Mini-Review: Big Shot

Big Shot

Growing up in New York, but being a New York Ranger fan, I was only vaguely aware of the fiasco that was John Spano’s scam to try to purchase the New York Islanders. However, after being fully informed of all that went on here I can say that no team or its fans (no matter how big an arch-rival) deserves to go through this, especially when you consider that the league was at least partly to blame.

Actor-turned-director Kevin Connolly would’ve already scored in my book by not only giving appropriate background on what the Islanders were very early in their existence, but also how they declined, and that he had seen the best and worst of times. However, where the film transcends that is that he actually got to sit down with the man himself and not only faced him in as respectful a fashion as you could ask for, but allowed him to tell his story about how this all happened, and explain (to the extent possible) what he was thinking when things went down.

It’s the kind of story that could only be true and it’s a truly brilliantly rendered account of it quite-nearly blow-by-blow with many of the most concerned parties involved.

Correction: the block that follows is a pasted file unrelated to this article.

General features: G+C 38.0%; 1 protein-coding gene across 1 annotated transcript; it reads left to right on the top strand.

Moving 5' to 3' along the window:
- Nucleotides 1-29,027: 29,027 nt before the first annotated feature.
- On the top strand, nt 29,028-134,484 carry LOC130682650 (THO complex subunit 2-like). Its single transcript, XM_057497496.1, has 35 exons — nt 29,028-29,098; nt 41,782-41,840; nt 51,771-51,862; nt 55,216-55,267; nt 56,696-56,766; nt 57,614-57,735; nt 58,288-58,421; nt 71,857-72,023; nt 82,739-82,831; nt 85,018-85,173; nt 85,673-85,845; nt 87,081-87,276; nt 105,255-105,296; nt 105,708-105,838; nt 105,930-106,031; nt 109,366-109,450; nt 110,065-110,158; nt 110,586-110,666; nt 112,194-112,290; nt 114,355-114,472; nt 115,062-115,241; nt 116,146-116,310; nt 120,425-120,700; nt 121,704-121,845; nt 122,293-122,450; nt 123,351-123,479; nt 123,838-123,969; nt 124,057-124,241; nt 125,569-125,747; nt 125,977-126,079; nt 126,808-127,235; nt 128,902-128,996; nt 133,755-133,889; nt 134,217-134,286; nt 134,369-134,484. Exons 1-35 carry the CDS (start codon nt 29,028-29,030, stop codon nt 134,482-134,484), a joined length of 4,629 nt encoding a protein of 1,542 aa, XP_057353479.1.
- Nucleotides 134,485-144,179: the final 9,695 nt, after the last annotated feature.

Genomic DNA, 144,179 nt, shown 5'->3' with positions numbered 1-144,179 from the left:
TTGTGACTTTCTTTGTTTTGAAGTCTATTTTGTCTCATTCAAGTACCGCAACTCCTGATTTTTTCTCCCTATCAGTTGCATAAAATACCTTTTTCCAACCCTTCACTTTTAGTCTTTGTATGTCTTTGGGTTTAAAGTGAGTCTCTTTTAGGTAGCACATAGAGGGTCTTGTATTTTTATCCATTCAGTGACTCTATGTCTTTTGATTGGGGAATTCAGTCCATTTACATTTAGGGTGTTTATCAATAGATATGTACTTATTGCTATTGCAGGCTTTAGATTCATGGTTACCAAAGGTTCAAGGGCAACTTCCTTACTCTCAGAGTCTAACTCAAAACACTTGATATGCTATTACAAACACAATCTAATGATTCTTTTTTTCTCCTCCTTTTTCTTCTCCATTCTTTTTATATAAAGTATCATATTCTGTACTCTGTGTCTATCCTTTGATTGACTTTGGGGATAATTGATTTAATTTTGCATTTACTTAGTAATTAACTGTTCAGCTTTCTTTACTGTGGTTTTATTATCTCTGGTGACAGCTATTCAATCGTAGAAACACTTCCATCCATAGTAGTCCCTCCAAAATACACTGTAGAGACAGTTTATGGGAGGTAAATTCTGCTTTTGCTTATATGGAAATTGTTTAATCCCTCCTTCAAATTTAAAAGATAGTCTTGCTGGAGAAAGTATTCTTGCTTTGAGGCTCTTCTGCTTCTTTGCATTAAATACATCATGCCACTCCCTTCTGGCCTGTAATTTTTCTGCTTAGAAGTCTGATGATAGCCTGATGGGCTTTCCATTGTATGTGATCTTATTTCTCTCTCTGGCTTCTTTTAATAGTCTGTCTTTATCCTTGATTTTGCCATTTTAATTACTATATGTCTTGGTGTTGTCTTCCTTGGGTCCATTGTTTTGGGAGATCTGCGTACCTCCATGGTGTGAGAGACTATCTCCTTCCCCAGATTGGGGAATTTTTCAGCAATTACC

Summer Olympic Movie Picks- Part Two

I did a post like this for the Vancouver games a little more than two years ago and I shall unearth it again at some point at least on Letterboxd because that was certainly a lot more fun and in many cases weirder. However, the variety that is provided by the over-stuffed nature of the summer games is nothing to sneeze at. I think that these films that feature the sports of the warmer Olympiad will likely introduce you to something you want to check out. I know I found a few. These picks will be posted in three parts. You can read part one here.


Since the Olympics is global I will use the international name and translate for America, this is soccer. All kidding aside, as I looked through some lists of soccer movies I was struck by the realization that the disparity between the greatness of the game and the quality of films generated by it is greatest here. Most of the ones I saw listed were sad. There are some I heard good things about but have yet to see, like The Damned United, Once in a Lifetime: The Extraordinary Story of the New York Cosmos, and Pelada. Many of them in the US are usually about a ragtag bunch of kids on a team the best probably being The Ladybugs. As for the adult version of the game the best most recent one I saw was Rudo y Cursi which gave us this song too:

However, world cinema does provide a few more options which are suitable for all ages. If you like your soccer with genre-bending weirdness, I’d suggest the Die Wilden Kerle series from Germany. However, I’d stress you not watch any of them dubbed. I saw one dubbed the first time and it was some of the poorest collective work I’ve seen, aside from the fact that in the US we for some reason altered the chronology.

Then O Menino Maluquinho (The Nutty Boy) has a climatic game which features brilliant, practically superhuman goaltending by the protagonist, which is one of many great aspects of the film.

Gymnastics (Artistic & Rhytmic)